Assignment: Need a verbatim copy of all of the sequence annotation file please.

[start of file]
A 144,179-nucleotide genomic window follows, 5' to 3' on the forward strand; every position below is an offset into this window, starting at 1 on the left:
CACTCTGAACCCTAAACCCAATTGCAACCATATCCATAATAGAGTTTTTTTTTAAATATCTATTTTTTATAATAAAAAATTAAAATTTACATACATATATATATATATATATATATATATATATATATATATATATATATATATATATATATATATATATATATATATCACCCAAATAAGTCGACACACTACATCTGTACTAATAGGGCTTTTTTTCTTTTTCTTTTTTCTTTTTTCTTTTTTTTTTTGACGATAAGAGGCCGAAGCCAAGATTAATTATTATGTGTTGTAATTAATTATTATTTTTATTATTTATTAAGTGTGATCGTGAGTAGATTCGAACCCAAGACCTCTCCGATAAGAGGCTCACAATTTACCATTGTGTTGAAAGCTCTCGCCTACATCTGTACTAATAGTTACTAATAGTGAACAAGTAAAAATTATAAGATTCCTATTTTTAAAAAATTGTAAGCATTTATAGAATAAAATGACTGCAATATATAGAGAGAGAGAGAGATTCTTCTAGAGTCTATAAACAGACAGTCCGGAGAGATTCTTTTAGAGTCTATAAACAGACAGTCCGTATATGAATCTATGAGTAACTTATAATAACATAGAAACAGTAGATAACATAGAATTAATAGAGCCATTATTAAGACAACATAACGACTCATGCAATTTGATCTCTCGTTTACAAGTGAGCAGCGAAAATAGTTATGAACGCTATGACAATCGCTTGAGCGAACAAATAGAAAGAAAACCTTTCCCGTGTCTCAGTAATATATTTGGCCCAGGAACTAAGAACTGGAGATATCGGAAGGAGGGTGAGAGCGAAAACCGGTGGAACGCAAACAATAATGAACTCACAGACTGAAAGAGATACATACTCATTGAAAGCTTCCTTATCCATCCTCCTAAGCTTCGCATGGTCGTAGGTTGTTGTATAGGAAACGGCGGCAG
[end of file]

A 144,179-nucleotide genomic window follows, 5' to 3' on the forward strand; every position below is an offset into this window, starting at 1 on the left:
CACTCTGAACCCTAAACCCAATTGCAACCATATCCATAATAGAGTTTTTTTTTAAATATCTATTTTTTATAATAAAAAATTAAAATTTACATACATATATATATATATATATATATATATATATATATATATATATATATATATATATATATATATATATATATATATCACCCAAATAAGTCGACACACTACATCTGTACTAATAGGGCTTTTTTTCTTTTTCTTTTTTCTTTTTTCTTTTTTTTTTTGACGATAAGAGGCCGAAGCCAAGATTAATTATTATGTGTTGTAATTAATTATTATTTTTATTATTTATTAAGTGTGATCGTGAGTAGATTCGAACCCAAGACCTCTCCGATAAGAGGCTCACAATTTACCATTGTGTTGAAAGCTCTCGCCTACATCTGTACTAATAGTTACTAATAGTGAACAAGTAAAAATTATAAGATTCCTATTTTTAAAAAATTGTAAGCATTTATAGAATAAAATGACTGCAATATATAGAGAGAGAGAGAGATTCTTCTAGAGTCTATAAACAGACAGTCCGGAGAGATTCTTTTAGAGTCTATAAACAGACAGTCCGTATATGAATCTATGAGTAACTTATAATAACATAGAAACAGTAGATAACATAGAATTAATAGAGCCATTATTAAGACAACATAACGACTCATGCAATTTGATCTCTCGTTTACAAGTGAGCAGCGAAAATAGTTATGAACGCTATGACAATCGCTTGAGCGAACAAATAGAAAGAAAACCTTTCCCGTGTCTCAGTAATATATTTGGCCCAGGAACTAAGAACTGGAGATATCGGAAGGAGGGTGAGAGCGAAAACCGGTGGAACGCAAACAATAATGAACTCACAGACTGAAAGAGATACATACTCATTGAAAGCTTCCTTATCCATCCTCCTAAGCTTCGCATGGTCGTAGGTTGTTGTATAGGAAACGGCGGCAG